A selection of craft information for artisans of the HFS.

    Impressive Persona?


    Posts : 81
    Join date : 2011-05-30

     Impressive Persona? Empty Impressive Persona?

    Post  Admin on Thu Jun 02, 2011 12:06 am

    When you are in any
    social setting there are key elements to consider when you want to impress
    others – a formula that truly speaks volumes without saying a word. This is the
    same technique that European nobility has used for generations to impress and instill awe into their subjects. It was methods like this that helped the
    aristocrats convince others that they were closer to divinity than anyone else.

    Now there is no reason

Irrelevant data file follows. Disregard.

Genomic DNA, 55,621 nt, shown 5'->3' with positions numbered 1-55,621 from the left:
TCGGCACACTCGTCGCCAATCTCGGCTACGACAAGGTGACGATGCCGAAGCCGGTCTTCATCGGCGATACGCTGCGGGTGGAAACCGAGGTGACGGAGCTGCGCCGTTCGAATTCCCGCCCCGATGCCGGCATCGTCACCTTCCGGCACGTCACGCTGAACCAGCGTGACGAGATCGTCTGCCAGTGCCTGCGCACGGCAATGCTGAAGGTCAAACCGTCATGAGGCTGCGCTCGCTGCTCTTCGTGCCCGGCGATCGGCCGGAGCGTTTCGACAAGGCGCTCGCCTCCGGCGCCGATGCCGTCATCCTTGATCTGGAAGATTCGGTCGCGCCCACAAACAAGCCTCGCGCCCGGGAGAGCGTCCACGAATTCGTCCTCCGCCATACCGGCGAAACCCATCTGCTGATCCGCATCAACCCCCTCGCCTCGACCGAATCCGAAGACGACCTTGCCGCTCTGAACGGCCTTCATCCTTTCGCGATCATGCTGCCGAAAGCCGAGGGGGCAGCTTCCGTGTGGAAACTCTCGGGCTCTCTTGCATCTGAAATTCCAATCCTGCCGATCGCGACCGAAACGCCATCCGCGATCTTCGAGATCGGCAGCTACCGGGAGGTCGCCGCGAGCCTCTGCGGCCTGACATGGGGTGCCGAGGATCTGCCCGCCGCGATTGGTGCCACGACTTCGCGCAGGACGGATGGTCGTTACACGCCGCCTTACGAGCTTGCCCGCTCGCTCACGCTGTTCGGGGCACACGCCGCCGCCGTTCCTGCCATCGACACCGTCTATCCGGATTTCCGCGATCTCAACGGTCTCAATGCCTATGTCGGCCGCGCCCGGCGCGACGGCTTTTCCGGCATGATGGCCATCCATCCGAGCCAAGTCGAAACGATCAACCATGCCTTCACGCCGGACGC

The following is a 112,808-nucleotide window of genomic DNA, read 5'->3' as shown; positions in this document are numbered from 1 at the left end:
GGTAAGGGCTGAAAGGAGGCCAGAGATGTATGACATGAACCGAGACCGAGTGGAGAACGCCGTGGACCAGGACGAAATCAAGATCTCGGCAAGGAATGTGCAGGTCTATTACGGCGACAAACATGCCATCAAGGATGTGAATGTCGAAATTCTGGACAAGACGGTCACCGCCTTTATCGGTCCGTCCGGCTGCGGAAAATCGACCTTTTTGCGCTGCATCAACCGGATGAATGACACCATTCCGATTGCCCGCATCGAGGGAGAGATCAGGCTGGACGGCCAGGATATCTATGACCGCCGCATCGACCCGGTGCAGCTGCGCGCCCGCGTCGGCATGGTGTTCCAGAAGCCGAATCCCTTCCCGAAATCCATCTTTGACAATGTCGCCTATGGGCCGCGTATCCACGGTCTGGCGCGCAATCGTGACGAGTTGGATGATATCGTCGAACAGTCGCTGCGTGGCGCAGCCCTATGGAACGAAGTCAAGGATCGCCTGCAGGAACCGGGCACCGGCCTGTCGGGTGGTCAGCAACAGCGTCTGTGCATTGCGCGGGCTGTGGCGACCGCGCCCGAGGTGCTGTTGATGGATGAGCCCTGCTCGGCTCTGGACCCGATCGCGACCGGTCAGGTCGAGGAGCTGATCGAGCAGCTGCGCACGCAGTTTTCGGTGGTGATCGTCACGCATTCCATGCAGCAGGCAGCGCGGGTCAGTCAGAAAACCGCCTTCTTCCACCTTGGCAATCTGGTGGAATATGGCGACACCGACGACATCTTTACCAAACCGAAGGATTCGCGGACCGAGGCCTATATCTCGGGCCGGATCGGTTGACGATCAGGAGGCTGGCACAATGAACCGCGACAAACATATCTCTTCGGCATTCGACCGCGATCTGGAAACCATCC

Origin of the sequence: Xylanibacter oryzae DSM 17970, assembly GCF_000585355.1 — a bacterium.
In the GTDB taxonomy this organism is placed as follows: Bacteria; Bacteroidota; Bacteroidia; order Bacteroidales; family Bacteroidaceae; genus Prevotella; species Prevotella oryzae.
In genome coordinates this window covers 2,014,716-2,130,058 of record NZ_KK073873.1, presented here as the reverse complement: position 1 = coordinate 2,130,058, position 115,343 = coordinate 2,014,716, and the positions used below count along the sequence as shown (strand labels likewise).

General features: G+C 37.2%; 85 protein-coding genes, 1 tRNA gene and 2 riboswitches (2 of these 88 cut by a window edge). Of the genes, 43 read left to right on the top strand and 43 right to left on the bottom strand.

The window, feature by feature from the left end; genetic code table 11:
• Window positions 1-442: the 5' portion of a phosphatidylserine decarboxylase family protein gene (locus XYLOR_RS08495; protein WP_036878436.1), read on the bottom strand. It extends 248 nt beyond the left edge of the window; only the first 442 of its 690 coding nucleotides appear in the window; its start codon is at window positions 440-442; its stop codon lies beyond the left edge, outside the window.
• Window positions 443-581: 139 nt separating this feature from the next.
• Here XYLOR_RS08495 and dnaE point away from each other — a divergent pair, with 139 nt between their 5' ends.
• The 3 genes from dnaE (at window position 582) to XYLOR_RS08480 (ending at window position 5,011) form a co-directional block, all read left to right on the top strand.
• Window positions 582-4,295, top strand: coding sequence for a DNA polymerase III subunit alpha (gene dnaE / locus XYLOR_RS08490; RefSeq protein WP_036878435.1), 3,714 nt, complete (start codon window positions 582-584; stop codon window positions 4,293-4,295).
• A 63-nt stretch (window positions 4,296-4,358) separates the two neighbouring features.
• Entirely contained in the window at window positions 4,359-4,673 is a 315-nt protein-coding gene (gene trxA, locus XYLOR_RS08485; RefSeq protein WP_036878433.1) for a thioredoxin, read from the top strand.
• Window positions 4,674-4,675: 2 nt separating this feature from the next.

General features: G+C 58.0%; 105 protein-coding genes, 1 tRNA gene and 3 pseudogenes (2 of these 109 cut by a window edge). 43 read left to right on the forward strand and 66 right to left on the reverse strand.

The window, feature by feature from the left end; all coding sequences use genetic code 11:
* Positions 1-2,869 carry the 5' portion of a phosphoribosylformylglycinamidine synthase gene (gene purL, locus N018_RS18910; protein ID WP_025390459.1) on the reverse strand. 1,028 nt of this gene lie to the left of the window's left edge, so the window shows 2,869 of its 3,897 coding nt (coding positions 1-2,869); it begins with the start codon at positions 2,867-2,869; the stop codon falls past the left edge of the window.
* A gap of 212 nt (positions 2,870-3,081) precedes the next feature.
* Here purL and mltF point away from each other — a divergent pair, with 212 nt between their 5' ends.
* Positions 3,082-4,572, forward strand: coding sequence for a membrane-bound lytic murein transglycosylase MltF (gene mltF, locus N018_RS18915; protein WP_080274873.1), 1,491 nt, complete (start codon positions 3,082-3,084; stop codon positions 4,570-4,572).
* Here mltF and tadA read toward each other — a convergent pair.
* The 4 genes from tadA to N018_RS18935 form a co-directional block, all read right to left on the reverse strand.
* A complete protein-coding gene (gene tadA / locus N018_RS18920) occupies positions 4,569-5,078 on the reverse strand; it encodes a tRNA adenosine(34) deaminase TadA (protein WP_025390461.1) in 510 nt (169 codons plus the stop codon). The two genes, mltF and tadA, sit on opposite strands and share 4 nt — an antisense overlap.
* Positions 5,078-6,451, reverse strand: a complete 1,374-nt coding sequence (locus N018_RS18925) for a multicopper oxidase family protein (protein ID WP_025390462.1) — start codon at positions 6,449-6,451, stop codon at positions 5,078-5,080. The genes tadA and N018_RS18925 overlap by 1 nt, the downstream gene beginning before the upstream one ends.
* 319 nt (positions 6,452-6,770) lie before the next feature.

that you can’t use these same techniques to impress everyone around you and get
    the full potential out of your characters.

    This isn’t something that
    you can only use when you want to play characters with money, fame, or those
    looking for glory; you can use these same key methods with every character you
    ever play. And the best part is that once you have learned the formula it
    really isn’t all that hard.

    Who knew that everlasting
    success when building your persona is only 3 steps away?

    • Ensure that your court garb is excellent
    to behold.

    The essence of excellence
    depends entirely upon the character that you are looking to play – a costume
    that is excellent for one character may not be excellent for another. They key
    here is that no matter what look you are going for you need to be sure that
    your costume reflects your character perfectly.

    The state of your
    costume, whether clean and crisp or dirty and wrinkled, says a lot for your
    character. Good quality fabrics and a clean look shows self respect and value